Isn’t it interesting how everyone seemed to know that Jesus habitually prayed in the garden of Gethsemane? This realization is awkward for me. I can just imagine a CSI-esque scene like this: I am missing. They search the house for clues. The detective states confidently, “He hasn’t been gone long. The TV remote is still warm.” (Great. Just g-r-e-a-t.) Perhaps we would do well to mimic Christ’s example & use our idle time a bit more wisely. (Note to self: This means moi.)
Upon further review of this scene, it is intriguing to me that Jesus, who seemed to be travel a great deal, had a favored spot for time alone with God. He wasn’t a frequent visitor in Jerusalem. Yet, He was known to enjoy this peaceful spot to commune with God.
If Jesus required a specific place to be with God, perhaps we would be remiss if we didn’t have a similar tradition. My wife, Doris, grew up on a farm. As a little girl, she had her “Prayer Pasture” where she could talk & listen to God. (Reason #514 for wishing I had known her then.) What a wonderful place for prayer.
For me, I don’t have a specific place for prayer. I do have a traditional time for prayer. Twelve years ago I started telecommuting with my job. Reading various articles & books for advice, several of them recommended starting & ending each day with a walk outside. Feeling the weather (hot/cold, dry/rainy, etc.) provides a good boundary for your workday. So I started walking our dog, a beagle-mix named Molly. Each morning & evening, regardless of the weather, we make a 1-mile circuit through the neighborhood. Below is an abbreviated journal from one morning’s prayer walk this week, with Molly’s “thoughts” in bold:
I put on my most pitiful look to make sure we are doing this. It seems awfully cold & icy out there. As the cold wind hits my face, I recall that God is our Creator. Despite all of our knowledge & best efforts, simple weather can still confound us. God is something else.
I stop at my favorite signpost to see if there have been any new visitors on our trek. Nope. Same crowd. As we pause at a signpost, I start turning over my concerns to God. Isn’t it amazing how a perfectly good morning can be quickly swamped by worries & problems? I use this portion of my walk to clear them off of my plate & place them before God. Today’s worries center on a proposal for a long-time client & good health for the boys.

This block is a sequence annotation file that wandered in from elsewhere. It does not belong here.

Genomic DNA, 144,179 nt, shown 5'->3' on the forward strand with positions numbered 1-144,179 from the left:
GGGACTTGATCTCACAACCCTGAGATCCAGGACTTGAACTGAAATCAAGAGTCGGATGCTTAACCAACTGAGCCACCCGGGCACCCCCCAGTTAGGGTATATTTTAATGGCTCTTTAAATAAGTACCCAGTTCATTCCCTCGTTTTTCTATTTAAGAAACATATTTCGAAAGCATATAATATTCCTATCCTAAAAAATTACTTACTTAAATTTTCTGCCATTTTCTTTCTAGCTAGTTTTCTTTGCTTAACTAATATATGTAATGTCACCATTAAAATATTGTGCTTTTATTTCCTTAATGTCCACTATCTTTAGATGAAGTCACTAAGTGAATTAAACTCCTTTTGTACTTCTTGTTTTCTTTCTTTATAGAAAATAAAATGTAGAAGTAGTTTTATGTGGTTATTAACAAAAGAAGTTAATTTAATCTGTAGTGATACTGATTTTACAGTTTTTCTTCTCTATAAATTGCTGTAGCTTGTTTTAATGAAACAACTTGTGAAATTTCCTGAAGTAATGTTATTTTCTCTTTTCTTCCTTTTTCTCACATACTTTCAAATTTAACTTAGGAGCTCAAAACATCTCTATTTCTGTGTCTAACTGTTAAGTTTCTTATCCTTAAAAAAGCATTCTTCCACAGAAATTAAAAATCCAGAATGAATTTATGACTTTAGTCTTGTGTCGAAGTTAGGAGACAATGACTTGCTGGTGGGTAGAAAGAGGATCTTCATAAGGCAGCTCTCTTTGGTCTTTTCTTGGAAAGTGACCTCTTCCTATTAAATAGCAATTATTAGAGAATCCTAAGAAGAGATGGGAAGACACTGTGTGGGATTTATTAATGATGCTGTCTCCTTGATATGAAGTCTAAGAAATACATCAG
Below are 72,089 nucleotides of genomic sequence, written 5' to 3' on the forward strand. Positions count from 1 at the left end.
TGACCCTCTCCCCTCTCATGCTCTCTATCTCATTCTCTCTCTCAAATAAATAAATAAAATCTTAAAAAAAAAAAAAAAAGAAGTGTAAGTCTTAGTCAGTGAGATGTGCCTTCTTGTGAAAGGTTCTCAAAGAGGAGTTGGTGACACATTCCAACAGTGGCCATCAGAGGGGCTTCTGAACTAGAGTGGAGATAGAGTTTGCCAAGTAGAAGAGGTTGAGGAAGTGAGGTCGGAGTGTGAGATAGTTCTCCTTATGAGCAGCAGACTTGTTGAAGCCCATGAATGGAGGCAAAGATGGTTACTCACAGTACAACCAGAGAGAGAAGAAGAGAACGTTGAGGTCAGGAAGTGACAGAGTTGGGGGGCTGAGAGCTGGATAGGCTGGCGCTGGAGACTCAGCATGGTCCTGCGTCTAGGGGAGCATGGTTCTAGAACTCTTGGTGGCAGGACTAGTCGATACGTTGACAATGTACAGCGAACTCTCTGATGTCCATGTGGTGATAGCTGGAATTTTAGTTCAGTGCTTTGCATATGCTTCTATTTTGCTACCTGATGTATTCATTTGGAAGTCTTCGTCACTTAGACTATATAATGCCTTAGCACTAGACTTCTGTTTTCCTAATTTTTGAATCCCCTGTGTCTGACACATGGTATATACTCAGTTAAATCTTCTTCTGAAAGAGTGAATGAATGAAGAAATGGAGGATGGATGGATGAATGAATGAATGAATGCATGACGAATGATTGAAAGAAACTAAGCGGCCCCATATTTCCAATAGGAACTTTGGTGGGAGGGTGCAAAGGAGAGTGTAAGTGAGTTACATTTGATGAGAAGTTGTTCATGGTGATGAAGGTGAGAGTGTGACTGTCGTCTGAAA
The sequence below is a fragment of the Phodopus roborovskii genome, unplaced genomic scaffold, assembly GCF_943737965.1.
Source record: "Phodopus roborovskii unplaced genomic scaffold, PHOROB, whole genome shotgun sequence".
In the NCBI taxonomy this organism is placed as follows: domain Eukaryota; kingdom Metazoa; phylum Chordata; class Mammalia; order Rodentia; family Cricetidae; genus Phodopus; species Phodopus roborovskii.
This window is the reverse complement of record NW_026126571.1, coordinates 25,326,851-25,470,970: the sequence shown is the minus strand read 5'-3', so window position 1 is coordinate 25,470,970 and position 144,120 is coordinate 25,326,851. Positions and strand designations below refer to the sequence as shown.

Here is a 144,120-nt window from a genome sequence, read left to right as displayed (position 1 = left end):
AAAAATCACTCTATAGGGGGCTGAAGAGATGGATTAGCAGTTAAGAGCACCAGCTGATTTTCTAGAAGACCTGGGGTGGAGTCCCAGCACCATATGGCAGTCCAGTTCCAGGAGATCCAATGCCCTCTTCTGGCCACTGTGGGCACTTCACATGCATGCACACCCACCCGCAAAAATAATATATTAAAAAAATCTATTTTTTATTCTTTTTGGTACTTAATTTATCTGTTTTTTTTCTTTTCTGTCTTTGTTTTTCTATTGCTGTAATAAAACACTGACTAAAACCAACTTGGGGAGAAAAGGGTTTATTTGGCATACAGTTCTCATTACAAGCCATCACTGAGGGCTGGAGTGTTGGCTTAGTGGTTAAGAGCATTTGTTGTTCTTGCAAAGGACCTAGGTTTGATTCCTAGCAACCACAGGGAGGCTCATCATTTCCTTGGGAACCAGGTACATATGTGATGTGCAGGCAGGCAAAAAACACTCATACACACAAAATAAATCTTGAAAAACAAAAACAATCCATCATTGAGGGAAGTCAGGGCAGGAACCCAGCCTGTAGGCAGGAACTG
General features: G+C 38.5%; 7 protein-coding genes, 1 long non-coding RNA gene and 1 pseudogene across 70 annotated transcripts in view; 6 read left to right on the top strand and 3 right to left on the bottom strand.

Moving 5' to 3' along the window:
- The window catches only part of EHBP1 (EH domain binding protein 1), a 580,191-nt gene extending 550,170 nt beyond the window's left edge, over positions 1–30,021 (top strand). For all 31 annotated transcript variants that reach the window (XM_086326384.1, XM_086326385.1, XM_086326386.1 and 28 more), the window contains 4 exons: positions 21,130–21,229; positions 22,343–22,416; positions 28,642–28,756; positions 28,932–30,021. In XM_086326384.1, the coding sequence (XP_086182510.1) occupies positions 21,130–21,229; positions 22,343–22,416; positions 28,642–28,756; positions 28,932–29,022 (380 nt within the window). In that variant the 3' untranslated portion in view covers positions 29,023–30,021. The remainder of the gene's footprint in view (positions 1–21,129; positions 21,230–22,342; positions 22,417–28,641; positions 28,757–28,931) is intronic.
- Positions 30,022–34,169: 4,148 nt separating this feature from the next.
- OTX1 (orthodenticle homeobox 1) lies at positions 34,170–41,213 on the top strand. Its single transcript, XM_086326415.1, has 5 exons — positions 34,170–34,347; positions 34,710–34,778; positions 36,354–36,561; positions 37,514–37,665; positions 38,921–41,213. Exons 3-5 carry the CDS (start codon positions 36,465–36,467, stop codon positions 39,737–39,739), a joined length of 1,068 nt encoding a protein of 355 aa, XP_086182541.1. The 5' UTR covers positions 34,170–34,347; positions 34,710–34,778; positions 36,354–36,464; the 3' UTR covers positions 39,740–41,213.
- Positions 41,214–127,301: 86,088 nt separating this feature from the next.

Ah, the big evergreen bushes. Five years ago there were rabbits here. I check every day to see if they have come back. I wave at our friend, Helen, as she drives by (Helen always sits by us at 7:45 church.). I begin praying for friends & for folks in our small groups. This morning’s focus is on money: courage in a job search for one friend, financial peace for one family, & wisdom for a new career venture for another.
There’s Moses, the basset hound. I dawdle to make sure he sees me. Yes! He starts howling. His master opens the door & yells, “Get in here, now.” Mission accomplished. As we stop at the cul-de-sac, I pray on a laundry list of items for personal growth & improvement. I ask for encouragement & patience (lots of patience) as I seek to do His will.
We are at the halfway point. One time I saw this strange creature. Dad said it was an opossum. I just stood there. I didn’t bark. I didn’t move. Some things are just too weird. I now begin to chat with God about “God-questions.” Sometimes it is about a verse I am contemplating. This day it is for my Christian Hero class. This week we are looking at the life of C.S. Lewis. He was a famous apologist for the faith. Maybe we’ll talk about what “apologist” means. (Defender of a position in a long-standing argument.) Perhaps discuss whether we are in a position to explain our faith. If we find that we aren’t quite prepared for that discussion, create some steps to help us become better equipped.
The hill. And some say Kansas is flat. I am now just quiet. As we walk along, I just listen for God. This is my favorite part. My time with God is almost done. I feel at peace & ready to start the day.
Home. Time for some water & hanging around the table while the brothers eat breakfast. Amen.